First of all, by all means look for existing libraries that will do what you want to do with your images. Really, there's no reason for you to do what has already been done...
Assuming (for the sake of simplicity) that you know you are dealing with a 32-bit environment, then a standard int type will undoubtedly be 32 bits long. (There are predefined constants that will provide this information in a reliable and platform-independent way, but let's assume for the sake of argument that it's known to be "32.")
The most-significant bit (MSB) will be the sign-bit: 0=positive, 1=negative. This so-called two's complement notation is universally used because it eliminates the need for special rules (and therefore, special hardware designs) to handle signs. If you subtract 2 from the value $00000001 (using hexadecimal notation here...) it naturally becomes $FFFFFFFF, which is "-1." No funky hardware-designs required.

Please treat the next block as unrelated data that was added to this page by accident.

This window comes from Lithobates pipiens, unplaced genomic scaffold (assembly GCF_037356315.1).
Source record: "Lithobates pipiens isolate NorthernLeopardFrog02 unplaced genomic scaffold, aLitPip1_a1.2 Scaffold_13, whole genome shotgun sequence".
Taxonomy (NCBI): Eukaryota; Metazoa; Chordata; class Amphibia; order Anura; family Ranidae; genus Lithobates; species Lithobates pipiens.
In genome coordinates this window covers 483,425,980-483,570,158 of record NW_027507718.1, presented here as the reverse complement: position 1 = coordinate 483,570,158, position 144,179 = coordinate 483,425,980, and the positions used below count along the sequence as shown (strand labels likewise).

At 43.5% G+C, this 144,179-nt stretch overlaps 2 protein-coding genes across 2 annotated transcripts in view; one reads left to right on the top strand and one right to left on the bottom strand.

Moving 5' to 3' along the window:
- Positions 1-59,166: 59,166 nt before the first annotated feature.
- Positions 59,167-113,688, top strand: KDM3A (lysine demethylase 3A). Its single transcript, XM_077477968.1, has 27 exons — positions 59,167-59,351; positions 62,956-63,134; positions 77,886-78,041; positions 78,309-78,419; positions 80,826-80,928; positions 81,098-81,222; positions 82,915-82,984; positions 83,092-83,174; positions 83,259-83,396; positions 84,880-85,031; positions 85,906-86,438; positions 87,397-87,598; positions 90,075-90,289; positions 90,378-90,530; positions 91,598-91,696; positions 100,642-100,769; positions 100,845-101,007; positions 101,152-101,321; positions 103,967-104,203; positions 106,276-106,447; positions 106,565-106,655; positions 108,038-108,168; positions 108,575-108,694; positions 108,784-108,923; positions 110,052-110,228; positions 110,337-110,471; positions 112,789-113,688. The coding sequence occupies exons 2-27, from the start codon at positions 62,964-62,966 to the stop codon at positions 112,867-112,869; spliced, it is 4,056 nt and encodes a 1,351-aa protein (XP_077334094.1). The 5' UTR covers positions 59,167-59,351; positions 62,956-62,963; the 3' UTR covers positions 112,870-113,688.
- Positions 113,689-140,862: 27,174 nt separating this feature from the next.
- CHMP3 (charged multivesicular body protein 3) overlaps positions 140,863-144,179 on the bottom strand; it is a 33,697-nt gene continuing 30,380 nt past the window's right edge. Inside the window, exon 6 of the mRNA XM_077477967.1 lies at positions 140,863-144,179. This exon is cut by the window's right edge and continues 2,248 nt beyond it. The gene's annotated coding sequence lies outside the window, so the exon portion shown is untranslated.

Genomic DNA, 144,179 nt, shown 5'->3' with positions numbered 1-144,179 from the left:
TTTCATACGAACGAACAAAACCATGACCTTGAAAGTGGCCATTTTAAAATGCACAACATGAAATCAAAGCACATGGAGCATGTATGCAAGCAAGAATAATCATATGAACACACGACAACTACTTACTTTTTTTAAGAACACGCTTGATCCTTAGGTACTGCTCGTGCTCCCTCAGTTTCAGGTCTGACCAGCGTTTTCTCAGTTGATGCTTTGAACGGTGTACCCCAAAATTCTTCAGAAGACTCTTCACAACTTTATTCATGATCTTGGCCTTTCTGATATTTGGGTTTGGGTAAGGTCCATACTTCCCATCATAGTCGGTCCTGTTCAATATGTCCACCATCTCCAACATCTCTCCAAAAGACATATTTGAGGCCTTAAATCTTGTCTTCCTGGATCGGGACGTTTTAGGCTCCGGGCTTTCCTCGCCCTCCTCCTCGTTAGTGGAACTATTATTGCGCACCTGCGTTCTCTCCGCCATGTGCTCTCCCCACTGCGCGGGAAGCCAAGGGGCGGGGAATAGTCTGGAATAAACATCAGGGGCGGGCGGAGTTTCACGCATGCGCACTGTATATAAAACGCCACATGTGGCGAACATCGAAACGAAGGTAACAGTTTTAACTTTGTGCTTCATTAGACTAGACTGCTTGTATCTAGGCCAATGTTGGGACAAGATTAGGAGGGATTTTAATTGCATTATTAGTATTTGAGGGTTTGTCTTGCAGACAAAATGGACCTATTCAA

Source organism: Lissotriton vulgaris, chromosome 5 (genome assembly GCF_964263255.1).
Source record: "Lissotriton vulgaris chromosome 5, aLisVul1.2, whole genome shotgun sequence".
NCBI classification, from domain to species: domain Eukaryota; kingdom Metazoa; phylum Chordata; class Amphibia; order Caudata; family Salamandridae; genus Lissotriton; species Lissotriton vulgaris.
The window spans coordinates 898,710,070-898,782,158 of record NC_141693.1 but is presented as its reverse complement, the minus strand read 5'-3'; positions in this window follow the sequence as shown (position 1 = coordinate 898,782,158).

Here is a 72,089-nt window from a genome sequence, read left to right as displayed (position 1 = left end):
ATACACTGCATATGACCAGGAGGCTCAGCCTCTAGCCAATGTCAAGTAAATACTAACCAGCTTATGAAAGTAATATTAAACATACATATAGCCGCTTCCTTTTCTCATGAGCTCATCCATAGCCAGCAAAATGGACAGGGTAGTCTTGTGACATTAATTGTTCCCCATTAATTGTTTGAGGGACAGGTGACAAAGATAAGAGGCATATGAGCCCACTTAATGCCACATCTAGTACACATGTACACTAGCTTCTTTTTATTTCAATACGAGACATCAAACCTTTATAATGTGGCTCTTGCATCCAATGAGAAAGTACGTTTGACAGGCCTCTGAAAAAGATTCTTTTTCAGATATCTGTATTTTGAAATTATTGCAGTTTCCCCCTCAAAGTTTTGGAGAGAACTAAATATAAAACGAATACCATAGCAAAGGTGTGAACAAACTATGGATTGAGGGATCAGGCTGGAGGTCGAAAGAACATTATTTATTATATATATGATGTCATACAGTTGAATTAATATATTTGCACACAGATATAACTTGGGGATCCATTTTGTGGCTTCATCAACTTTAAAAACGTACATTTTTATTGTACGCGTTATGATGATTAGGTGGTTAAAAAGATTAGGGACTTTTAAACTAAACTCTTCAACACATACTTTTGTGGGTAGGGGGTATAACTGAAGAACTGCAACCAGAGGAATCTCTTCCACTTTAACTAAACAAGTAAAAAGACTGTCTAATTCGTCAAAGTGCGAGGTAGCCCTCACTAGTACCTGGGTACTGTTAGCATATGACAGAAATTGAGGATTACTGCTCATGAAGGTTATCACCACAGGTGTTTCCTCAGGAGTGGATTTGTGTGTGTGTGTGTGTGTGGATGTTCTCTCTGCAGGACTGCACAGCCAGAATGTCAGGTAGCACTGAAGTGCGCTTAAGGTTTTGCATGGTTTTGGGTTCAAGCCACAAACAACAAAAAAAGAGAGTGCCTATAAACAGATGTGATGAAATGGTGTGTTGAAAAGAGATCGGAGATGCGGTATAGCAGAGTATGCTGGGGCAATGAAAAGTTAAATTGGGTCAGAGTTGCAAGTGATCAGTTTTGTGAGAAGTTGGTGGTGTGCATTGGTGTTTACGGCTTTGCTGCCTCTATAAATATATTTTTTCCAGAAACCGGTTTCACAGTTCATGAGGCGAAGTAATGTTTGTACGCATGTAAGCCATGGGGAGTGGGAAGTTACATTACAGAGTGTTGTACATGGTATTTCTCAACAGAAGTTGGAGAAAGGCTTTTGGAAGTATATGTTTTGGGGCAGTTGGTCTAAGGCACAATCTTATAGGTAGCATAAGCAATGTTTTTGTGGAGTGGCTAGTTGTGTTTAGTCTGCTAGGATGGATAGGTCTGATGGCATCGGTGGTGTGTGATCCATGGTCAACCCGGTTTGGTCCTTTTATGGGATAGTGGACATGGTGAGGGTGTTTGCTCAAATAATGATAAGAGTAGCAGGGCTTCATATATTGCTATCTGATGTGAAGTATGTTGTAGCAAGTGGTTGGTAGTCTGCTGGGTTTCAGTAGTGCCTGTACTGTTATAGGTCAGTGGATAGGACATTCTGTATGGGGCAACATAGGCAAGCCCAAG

(Note: Hexadecimal notation uses the 16 digits (0-9, A-F), so that each digit represents 4 bits. Therefore, "F" represents 1111. A preceding "$," by convention, indicates to you that the number has been written in hexadecimal.)
If you declare the number to be "unsigned," then the MSB will not be interpreted as a sign-indicator. But, notice that I use the phrase, "be interpreted as." The manner in which the MSB is regarded is entirely up to you, and you must be consistent.
This is particularly true with functions like printf(), where format-string specifiers must be used to indicate that an "unsigned" output-format is to be used. There is nothing "intrinsically special" about the most-significant bit of a particular n-bit quantity: it's up to you.
Last edited by sundialsvcs; 04-07-2009 at 08:14 AM.